Gov. Bill Haslam wasted little time before he fielded questions Thursday from members of the Lebanon Breakfast Rotary Club.
A flurry of questions came from the packed house at the Lebanon Golf and Country Club but not before Haslam had some questions of his own for the audience. Simply, he asked, “What do you want out of the governor?”
The first response was “leadership.”
“We want to be the best state in the nation for high-quality jobs,” Haslam said. “We are governing today for our grandchildren and great-grandchildren.”
He said about 80,000 jobs were created since he took office about two years ago, which were due to sound regulations and cheaper taxes.
Haslam was complimentary of the state’s technical centers, where he said both the graduation rate and job placement were at 90 percent. Lebanon Mayor Philip Craighead made the governor aware of a new technology center planned for the city near the old Lebanon High School.
Another person responded, “to keep us safe.”
“People ultimately care about their house on their street,” Haslam said.
He also said state officials have worked to keep Second Amendment rights to bear arms protected while also increasing security for the recent Nashville marathon following a bombing at the Boston Marathon.
Another voice from the crowd answered, “to be honest and tell the truth.”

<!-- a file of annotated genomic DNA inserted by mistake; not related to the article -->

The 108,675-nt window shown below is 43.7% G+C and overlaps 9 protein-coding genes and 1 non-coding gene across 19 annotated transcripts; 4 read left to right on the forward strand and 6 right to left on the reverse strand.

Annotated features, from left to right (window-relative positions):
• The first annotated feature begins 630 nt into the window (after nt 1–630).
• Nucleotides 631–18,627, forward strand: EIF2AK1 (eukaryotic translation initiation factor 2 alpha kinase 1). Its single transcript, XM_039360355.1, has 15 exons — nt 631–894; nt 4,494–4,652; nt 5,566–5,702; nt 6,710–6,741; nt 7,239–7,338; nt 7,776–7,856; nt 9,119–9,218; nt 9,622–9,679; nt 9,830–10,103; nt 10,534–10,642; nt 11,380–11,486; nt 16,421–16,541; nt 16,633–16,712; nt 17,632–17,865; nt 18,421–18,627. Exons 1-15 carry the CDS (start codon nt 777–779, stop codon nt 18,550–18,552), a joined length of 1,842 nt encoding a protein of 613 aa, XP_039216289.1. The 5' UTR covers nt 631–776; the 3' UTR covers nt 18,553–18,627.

“You don’t always get to explain what you do,” Haslam said, referring to what he called the media’s need for 30-second answers on tough decisions.
Still another person answered, provide “tools to educate.”
“Jobs…That’s what it boils down to,” Haslam said.
He said 55 percent of jobs in Tennessee require at least a two-year college degree, but only 32 percent of the population has achieved that level of education.
“We have a huge training gap, and we have to change it,” he said.
But Haslam said Tennessee has one of the highest aggregate gains in high school test scores and significant increases in graduation rates.
“We have to create a high-quality workforce, and make sure our kids won’t fall beind,” he said. “It really means starting early.”
Haslam also said the state has worked to place an emphasis on vocational education with a shortage of welders, information technology specialists, engineers and truck drivers.
“We are not just competing against the county next door or the state next door,” Haslam said. “We are competing against the world.”
Haslam also noted his administration’s push for fiscal responsibility, calling it “planning for the future.”
“The most responsible thing we can do is set up the budget that’s right for Tennessee,” he said, noting the state has the third lowest rank in debt per person.
Haslam thanked Sen. Mae Beavers and Reps. Mark Pody and Susan Lynn for their help in passing the budget during the General Assembly that ended in April.
“You shouldn’t sleep as well worrying about the federal government,” he said. “I can guarantee you the people in the governor’s office and other offices care about fiscal responsibility.”
Haslam said non-specifically there were several industries looking to locate to Tennessee.
“We feel comfortable where we are with at least one company,” he said.
Haslam also dispelled rumors he would run for president in 2016. He said he had 10 reasons why he wouldn’t run, but his wife probably had 100 reasons.
At the end of the meeting, Ann Markham Walsh, author of “Dancing Through Darkness,” presented Haslam with a copy of her book signed by main character and Holocaust survivor Saartje “Selma” Wijnberg Engel.
Wilson County Mayor Randall Hutto introduced Haslam.
"Gov. Haslam is doing exactly what he promised when he took office," Haslam said. "When he talks, people listen. He's real, and I applaud him for that."